After I was able to hear what she was telling me through her complaints, I was able to validate how she was feeling. I could tell her, “I can hear that you miss me and wish that we could spend more time together, and I miss you too.”
Validation is one of the most powerful tactics when dealing with adolescents. Adolescents can be mercurial, moody and hard to reach at times. When they finally divulge their thoughts and feelings, you better be ready to receive them. If you’re not, it may be a while before they express themselves to you again.
For example, if your teenager talks to you about feeling left out:
- Hold off on offering explanations and solutions:
- Acknowledge that it must feel pretty awful for her to see all her friends hanging out without her.
- Ask questions like “what does that feel like?” or “can you tell me more about that?”
- If you’re brave, share a personal experience but only if it serves to help her feel better, not worse.
- Something like, “I wonder if you’re feeling left out after seeing they went to the mall without out you. I remember feeling that way, but it might be worse now since you have to watch it all over Snapchat.”
- Be real. Adolescents are super-sleuths when it comes to authenticity. You can’t fake validation.
- Avoid sarcasm and don’t assume you know what they are feeling or thinking.
- Assume that their feelings are valid. Thoughts are more likely to be faulty, however.
- Tread lightly, but you could try, “I know it feels like you have no friends, but are there any other versions of that story that might be true?”
When our kids were small, like most kids, they didn’t sleep particularly well. Paired with some of my own insomnia, I was barely scraping together a few hours of sleep at night. After a few months, I was sort of at my breaking point. I was grouchy, sleep deprived and snapping at the people I love most. My mental health was suffering. At night, I would lay awake, seething with resentment while my husband lay next to me snoring away.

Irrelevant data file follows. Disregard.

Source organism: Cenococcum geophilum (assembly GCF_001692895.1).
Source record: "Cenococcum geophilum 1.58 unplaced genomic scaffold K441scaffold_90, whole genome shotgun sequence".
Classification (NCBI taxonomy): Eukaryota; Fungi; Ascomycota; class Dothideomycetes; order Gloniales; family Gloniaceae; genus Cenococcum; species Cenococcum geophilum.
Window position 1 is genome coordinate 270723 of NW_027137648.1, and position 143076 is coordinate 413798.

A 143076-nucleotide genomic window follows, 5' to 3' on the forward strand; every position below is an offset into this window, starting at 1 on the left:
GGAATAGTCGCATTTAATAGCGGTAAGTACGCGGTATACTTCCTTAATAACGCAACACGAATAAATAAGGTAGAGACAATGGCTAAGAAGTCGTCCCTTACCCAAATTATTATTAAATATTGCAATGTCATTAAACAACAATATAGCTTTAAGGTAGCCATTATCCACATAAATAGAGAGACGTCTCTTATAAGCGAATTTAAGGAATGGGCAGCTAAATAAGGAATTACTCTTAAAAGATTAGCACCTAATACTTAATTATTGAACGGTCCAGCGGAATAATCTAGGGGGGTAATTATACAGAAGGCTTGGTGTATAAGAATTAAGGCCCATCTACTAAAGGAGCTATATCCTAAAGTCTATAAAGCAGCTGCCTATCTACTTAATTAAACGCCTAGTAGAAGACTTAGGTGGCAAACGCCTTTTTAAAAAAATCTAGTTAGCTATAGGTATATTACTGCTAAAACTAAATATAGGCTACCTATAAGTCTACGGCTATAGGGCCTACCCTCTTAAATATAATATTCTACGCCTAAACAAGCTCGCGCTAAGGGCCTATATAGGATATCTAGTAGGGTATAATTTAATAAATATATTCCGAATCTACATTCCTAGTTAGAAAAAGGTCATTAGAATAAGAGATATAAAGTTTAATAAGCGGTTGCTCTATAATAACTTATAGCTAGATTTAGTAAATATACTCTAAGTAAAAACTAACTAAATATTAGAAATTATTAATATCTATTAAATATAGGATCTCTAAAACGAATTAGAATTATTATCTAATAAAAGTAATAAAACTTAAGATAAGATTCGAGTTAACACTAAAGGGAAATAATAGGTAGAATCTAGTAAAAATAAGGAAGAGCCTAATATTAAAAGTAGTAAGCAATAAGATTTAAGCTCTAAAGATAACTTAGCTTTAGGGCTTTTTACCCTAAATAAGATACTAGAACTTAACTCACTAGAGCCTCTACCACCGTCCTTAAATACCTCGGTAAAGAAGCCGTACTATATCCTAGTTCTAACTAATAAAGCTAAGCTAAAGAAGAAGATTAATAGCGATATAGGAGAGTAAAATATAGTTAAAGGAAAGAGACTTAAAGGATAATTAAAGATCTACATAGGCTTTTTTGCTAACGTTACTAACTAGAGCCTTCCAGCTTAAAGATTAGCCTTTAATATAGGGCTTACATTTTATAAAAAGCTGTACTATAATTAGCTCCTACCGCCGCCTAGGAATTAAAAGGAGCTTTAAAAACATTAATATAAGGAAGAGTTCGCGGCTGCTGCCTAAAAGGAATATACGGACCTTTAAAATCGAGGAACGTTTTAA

So one day, when he said he was “so tired” I totally lost it on him. I launched into a diatribe about how tired I was, and how dare he compare his level of tired to my level of tired. Full disclosure, I did this in a restaurant in downtown Portsmouth, after two glasses of wine, less than 4 hours of sleep, and in front of a crowd. It was ugly. I did not choose the validation path. Instead of admitting that I don’t hold the title of “Most Tired Ever” I tried to prove exactly how wrong he was. Not my finest moment.
If I had validated him, it might have sounded something like this:
“I get it. It’s so hard to be as tired as we are. I’m tired too. I’m having a hard time functioning.”
Because I didn’t accept his truth of how tired he was at that moment, he couldn’t connect with my truth either. We both felt misunderstood and resentful. If I had validated him, I would have heard him, acknowledged his truth and realized that he was probably not trying to win the competition of who is more tired. Instead of being in it together, my lack of validation created barriers to understanding and mutual suffering. I wanted to be understood and acknowledged, but because I didn’t offer that to him, I couldn’t receive it either.